Ocasio-Cortez is still claiming Crowley will sabotage her election

Rep. Joe Crowley
Rep. Joe Crowley
Alex Brandon/AP/Shutterstock
Despite losing the Democratic primary, Rep. Joe Crowley will remain on the ballot on the Working Families Party line in November.

Ocasio-Cortez is still claiming Crowley will sabotage her election

The congressman refuses to vacate the Working Families Party line, despite the party's request.
July 12, 2018

Is relitigating Alexandria Ocasio-Cortez’s victory against Rep. Joe Crowley going to replace the 2016 Democratic presidential primary as the years-long source of intraparty recriminations? Even though the progressive insurgent candidate won this time and her vanquished opponent immediately endorsed her, the bad blood continues.

A Twitter spat between Ocasio-Cortez and Crowley highlighted the first-time candidate’s tendency to accuse her opponent of electoral chicanery.

On Thursday morning, Ocasio-Cortez tweeted an article from The New York Times which reported that Crowley will remain on the ballot on the Working Families Party line in November, despite requests from WFP State Director Bill Lipton that he vacate the line. While that fact is accurate, her Ocasio-Cortez interprets this as a Crowley actively running against her, a charge the congressman denies.

Crowley responded on his campaign Twitter page, disputing Ocasio-Cortez’s claims.

Crowley also pointed out in subsequent tweets that removing himself from the ballot would be complicated. The only way to vacate a ballot line is to move out of New York, die, or accept a nomination for state Supreme Court at a judicial nominating convention post-primary. (Ocasio-Cortez would argue that Crowley already doesn’t live in their district, noting that his children attend school in the suburbs of Washington, D.C.) Crowley said that since none of those options would occur, he would stay on the ballot.

It is common for candidates to vacate a minor-party ballot line after losing in the primary for their party. The WFP often installs “placeholder” candidates for endorsements where there is no consensus, with the idea that the placeholder will vacate the line after the Democratic primary and the nominee will become the new WFP nominee. This occurred in the 2013 mayoral election, and, more recently, the WFP installed a placeholder candidate in place of endorsing one of the candidates for attorney general this year. So it’s bit mysterious why Crowley won’t do the same, but he says he won’t campaign against Ocasio-Cortez.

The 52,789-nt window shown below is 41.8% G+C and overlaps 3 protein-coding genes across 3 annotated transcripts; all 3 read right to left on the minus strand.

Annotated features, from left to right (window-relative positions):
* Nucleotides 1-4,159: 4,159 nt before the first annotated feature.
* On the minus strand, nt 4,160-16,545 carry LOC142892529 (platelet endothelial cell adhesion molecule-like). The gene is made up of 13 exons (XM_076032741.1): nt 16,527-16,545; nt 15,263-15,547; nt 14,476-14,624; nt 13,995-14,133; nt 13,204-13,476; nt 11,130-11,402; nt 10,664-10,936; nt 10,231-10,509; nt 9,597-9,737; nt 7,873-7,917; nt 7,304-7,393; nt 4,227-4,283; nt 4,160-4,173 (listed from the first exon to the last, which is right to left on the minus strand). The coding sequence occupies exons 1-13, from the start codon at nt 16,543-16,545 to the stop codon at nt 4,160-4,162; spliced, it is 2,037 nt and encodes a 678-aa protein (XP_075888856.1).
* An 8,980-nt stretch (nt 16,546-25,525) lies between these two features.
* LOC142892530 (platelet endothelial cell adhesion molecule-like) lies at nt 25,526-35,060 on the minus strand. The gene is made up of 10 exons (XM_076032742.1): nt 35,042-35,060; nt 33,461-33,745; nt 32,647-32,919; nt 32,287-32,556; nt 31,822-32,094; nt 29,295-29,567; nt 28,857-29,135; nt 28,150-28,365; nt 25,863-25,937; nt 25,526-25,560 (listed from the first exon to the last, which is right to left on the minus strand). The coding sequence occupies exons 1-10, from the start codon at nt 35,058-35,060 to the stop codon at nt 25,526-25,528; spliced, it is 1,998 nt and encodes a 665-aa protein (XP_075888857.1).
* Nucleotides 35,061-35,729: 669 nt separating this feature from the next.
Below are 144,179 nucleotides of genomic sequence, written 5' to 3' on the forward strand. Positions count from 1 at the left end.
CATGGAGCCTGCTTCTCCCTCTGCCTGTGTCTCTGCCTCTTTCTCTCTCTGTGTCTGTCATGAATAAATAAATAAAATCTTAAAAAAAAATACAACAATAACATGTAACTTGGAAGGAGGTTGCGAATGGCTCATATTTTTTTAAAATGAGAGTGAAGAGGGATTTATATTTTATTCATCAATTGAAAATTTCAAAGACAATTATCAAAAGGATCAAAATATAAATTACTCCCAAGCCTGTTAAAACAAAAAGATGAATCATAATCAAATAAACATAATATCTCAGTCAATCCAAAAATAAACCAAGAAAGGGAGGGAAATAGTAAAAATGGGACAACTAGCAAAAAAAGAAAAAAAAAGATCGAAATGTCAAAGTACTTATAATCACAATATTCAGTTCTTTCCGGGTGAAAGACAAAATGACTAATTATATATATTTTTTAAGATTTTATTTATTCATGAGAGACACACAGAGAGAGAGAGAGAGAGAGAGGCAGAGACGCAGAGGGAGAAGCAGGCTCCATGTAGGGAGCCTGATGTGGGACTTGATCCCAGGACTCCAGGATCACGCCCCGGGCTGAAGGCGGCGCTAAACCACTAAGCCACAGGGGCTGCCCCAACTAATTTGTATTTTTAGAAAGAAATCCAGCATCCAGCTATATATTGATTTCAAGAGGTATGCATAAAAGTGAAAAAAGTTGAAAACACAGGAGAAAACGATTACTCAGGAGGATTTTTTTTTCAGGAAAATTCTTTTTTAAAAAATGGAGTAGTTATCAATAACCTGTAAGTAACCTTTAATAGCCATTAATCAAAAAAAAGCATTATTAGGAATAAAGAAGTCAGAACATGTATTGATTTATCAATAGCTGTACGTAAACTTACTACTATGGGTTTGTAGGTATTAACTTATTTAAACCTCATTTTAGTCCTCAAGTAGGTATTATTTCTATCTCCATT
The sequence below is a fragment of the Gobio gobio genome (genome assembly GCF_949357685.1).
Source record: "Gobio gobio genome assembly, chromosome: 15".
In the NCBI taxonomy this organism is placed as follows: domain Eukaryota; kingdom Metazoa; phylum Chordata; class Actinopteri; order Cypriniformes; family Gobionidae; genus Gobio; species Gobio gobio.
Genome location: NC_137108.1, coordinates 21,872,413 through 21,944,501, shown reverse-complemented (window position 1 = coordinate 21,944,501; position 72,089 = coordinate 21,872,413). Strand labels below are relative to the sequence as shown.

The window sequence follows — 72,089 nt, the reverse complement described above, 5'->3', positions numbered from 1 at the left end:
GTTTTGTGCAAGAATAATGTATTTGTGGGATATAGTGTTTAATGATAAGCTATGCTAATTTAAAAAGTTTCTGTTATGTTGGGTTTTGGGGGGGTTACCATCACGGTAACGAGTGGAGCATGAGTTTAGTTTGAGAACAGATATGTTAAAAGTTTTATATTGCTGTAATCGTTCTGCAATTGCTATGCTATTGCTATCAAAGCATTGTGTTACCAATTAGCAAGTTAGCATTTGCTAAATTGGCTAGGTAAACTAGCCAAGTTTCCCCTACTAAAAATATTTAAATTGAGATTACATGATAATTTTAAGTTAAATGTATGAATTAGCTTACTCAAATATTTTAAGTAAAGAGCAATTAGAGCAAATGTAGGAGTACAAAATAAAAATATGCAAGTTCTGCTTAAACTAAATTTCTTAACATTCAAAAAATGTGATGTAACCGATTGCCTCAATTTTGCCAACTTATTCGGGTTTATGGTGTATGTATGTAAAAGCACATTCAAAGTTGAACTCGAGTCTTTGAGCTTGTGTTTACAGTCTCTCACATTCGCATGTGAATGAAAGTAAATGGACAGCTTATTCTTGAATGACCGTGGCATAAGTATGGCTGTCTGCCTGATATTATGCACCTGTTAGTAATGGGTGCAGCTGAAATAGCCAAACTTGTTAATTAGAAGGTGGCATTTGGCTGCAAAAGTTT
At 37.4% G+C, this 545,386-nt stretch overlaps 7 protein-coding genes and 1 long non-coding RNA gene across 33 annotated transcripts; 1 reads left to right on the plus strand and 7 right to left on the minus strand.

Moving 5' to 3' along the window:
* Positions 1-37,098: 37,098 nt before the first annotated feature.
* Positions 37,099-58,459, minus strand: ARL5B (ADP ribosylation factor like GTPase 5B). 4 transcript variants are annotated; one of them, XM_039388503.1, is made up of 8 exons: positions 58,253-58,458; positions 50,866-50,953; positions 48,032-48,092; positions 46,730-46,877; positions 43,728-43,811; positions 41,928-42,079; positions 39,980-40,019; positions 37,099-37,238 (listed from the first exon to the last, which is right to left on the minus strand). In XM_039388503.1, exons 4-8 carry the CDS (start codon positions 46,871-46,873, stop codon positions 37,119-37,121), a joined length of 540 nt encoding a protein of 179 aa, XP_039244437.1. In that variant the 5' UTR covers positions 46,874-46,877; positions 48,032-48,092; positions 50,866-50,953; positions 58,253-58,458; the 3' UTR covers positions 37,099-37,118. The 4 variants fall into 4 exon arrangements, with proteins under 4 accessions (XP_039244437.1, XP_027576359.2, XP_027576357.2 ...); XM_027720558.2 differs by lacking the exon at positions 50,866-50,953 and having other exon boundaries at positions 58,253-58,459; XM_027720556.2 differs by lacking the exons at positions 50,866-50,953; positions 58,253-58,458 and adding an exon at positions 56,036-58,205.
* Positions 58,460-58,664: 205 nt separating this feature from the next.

This is not the first time Ocasio-Cortez has made unsubstantiated claims about Crowley making dishonest attempts to undermine her. In May, Ocasio-Cortez told City & State in an interview that that unnamed sources warned her to install poll watchers on Election Day to prevent tampering with election machines. When asked for details, she said that “breadcrumbs” of evidence was shown by the appointment of poll coordinators by “the local party apparatus.” Election coordinators are appointed by the county board of elections and have equal representation of both parties, although county party chairs recommend a list of names.

On Election Day, Ocasio-Cortez posted another accusation against Crowley’s campaign team with no evidence. On June 26, Election Day, she accused the Crowley campaign of deliberately tampering with her posters.

The Crowley campaign flatly denied it.When asked for evidence of tampering with posters, or if anyone was willing to speak about the issue, Corbin Trent, a spokesperson for the Ocasio-Cortez campaign, said “I’ll keep you in the loop.” He did not offer further information.

Ocasio-Cortez is the Democratic nominee, which functionally makes her the next congresswoman for New York’s 14th Congressional District, given the overwhelming Democratic advantage in that district.

Grace Segers
is City & State’s digital reporter. She writes daily content on New York City and New York state politics.
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